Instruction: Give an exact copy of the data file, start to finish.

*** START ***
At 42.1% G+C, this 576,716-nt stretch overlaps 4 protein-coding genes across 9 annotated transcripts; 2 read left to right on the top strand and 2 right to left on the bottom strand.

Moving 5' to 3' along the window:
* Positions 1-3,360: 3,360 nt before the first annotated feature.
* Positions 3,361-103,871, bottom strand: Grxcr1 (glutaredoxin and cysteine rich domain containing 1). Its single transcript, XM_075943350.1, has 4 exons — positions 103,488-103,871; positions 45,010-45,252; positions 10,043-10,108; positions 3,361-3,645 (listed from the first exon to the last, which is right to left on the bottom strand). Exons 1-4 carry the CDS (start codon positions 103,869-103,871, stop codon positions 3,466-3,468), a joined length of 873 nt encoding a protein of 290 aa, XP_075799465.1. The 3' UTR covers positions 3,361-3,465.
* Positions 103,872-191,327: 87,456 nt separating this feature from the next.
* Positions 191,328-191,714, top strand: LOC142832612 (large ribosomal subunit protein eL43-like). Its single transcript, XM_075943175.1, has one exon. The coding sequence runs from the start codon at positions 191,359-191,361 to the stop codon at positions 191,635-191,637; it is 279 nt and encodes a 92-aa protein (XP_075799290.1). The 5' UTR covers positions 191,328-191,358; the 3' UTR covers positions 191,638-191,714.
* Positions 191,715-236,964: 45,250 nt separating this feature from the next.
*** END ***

At 42.1% G+C, this 576,716-nt stretch overlaps 4 protein-coding genes across 9 annotated transcripts; 2 read left to right on the top strand and 2 right to left on the bottom strand.

Moving 5' to 3' along the window:
* Positions 1-3,360: 3,360 nt before the first annotated feature.
* Positions 3,361-103,871, bottom strand: Grxcr1 (glutaredoxin and cysteine rich domain containing 1). Its single transcript, XM_075943350.1, has 4 exons — positions 103,488-103,871; positions 45,010-45,252; positions 10,043-10,108; positions 3,361-3,645 (listed from the first exon to the last, which is right to left on the bottom strand). Exons 1-4 carry the CDS (start codon positions 103,869-103,871, stop codon positions 3,466-3,468), a joined length of 873 nt encoding a protein of 290 aa, XP_075799465.1. The 3' UTR covers positions 3,361-3,465.
* Positions 103,872-191,327: 87,456 nt separating this feature from the next.
* Positions 191,328-191,714, top strand: LOC142832612 (large ribosomal subunit protein eL43-like). Its single transcript, XM_075943175.1, has one exon. The coding sequence runs from the start codon at positions 191,359-191,361 to the stop codon at positions 191,635-191,637; it is 279 nt and encodes a 92-aa protein (XP_075799290.1). The 5' UTR covers positions 191,328-191,358; the 3' UTR covers positions 191,638-191,714.
* Positions 191,715-236,964: 45,250 nt separating this feature from the next.